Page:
Sunday, December 3, 2017

Attic Construction Using Modern Engineered Timber Components

Attic Construction Using Modern Engineered Timber Components

The considerable growth in the use of attic construction to make the maximum use of the building envelope, coupled with the lack of skilled building labour, has resulted in the rapid development of engineered timber components for use not only in floors, but also in the construction of the roof element itself. This chapter addresses the developments, many of which, like trussed rafters, are trade-named products developed by specialist timber engineering companies. For that reason some of the illustrations in this chapter, like those in Chapter 6 which deals with trussed rafter systems, are drawn from the various manufacturers’ technical and trade literature.


Engineered timber in the various forms illustrated in Fig. 3.13 has existed for some considerable time. However, the demand from the house building industry in general for a product of better quality than solid timber coupled with the need for faster installation and also a stiffer floor without creaks and squeaks, has lead to an explosion of engineered timber ‘joists’. A recently reported statistic indicates that in 2005 some 50% of all new homes now use such products in their floor construction, accounting for around 65 000 houses in the UK alone. Bearing in mind that an engineered timber joist clearly costs considerably more than a simple soft wood joist, it is worth considering the advantages of the product before looking at the various types available and the construction methods used.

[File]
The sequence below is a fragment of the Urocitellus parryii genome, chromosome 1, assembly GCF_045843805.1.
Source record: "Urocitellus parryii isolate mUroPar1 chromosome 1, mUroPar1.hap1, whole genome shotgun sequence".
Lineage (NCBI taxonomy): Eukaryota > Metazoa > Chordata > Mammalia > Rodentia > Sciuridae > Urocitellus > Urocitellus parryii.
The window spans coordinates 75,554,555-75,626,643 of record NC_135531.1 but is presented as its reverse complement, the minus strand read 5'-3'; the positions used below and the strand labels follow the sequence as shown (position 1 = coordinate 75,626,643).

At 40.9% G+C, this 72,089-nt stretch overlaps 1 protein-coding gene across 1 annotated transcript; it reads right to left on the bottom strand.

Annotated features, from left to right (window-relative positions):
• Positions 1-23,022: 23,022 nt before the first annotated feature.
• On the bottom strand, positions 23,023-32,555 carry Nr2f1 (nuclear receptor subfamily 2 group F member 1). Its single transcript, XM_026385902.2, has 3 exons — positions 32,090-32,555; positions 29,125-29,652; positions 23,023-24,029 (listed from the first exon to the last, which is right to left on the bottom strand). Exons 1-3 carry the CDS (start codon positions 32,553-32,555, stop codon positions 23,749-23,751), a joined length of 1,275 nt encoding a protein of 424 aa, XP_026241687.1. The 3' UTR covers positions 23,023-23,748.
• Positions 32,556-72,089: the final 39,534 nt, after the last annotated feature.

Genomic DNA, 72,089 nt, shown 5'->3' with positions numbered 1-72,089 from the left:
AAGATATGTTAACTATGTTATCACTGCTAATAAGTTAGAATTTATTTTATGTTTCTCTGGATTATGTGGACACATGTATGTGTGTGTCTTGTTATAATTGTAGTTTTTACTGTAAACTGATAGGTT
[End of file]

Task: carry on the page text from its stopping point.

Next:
(1) Better quality floor construction

A stiffer floor giving better ‘feel’ to the user, and a quieter construction avoiding the shrinkage so often associated with conventional timber. Most engineered joist systems strongly recommend that the floor deck is screwed and/or glued to the surface to prevent floorboard joint movement.

(2) Faster construction

Claims of 66% reduction in time to install the floor, i.e. typically half a day to install an engineered floor compared to one and a half days with traditional construction. With an engineered floor the floor joist system is delivered as a pack of premanufactured components to precise length, including trimmers and blockings etc., where as with traditional construction, soft wood joists to the nearest standard available length would be delivered which then have to be cut, notched and trimmed as necessary before installation.

(3) Reduced cost

No wastage – every joist and trimmer is engineered to fit, and the better quality floor means no remedial costs in correcting shrinkage problems for the house builder.